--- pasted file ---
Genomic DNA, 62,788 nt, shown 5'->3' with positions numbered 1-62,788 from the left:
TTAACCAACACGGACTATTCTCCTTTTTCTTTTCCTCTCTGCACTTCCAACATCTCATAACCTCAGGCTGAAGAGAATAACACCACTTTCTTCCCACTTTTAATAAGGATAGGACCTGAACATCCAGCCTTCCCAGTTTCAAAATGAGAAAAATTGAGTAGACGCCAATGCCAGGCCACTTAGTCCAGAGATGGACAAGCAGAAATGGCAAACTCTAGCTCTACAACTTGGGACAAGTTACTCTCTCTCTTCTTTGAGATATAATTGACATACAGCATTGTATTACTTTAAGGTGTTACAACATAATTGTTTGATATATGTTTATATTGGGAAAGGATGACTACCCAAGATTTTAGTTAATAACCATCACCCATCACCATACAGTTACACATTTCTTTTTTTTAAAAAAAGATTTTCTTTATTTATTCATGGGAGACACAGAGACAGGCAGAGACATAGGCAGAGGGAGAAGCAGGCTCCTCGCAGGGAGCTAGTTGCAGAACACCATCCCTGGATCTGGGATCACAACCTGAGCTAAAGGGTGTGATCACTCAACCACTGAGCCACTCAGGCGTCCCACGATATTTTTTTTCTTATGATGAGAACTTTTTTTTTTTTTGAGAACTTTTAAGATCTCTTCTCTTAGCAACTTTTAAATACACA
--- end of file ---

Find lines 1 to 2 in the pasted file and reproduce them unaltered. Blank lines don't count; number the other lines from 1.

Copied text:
Genomic DNA, 62,788 nt, shown 5'->3' with positions numbered 1-62,788 from the left:
TTAACCAACACGGACTATTCTCCTTTTTCTTTTCCTCTCTGCACTTCCAACATCTCATAACCTCAGGCTGAAGAGAATAACACCACTTTCTTCCCACTTTTAATAAGGATAGGACCTGAACATCCAGCCTTCCCAGTTTCAAAATGAGAAAAATTGAGTAGACGCCAATGCCAGGCCACTTAGTCCAGAGATGGACAAGCAGAAATGGCAAACTCTAGCTCTACAACTTGGGACAAGTTACTCTCTCTCTTCTTTGAGATATAATTGACATACAGCATTGTATTACTTTAAGGTGTTACAACATAATTGTTTGATATATGTTTATATTGGGAAAGGATGACTACCCAAGATTTTAGTTAATAACCATCACCCATCACCATACAGTTACACATTTCTTTTTTTTAAAAAAAGATTTTCTTTATTTATTCATGGGAGACACAGAGACAGGCAGAGACATAGGCAGAGGGAGAAGCAGGCTCCTCGCAGGGAGCTAGTTGCAGAACACCATCCCTGGATCTGGGATCACAACCTGAGCTAAAGGGTGTGATCACTCAACCACTGAGCCACTCAGGCGTCCCACGATATTTTTTTTCTTATGATGAGAACTTTTTTTTTTTTTGAGAACTTTTAAGATCTCTTCTCTTAGCAACTTTTAAATACACA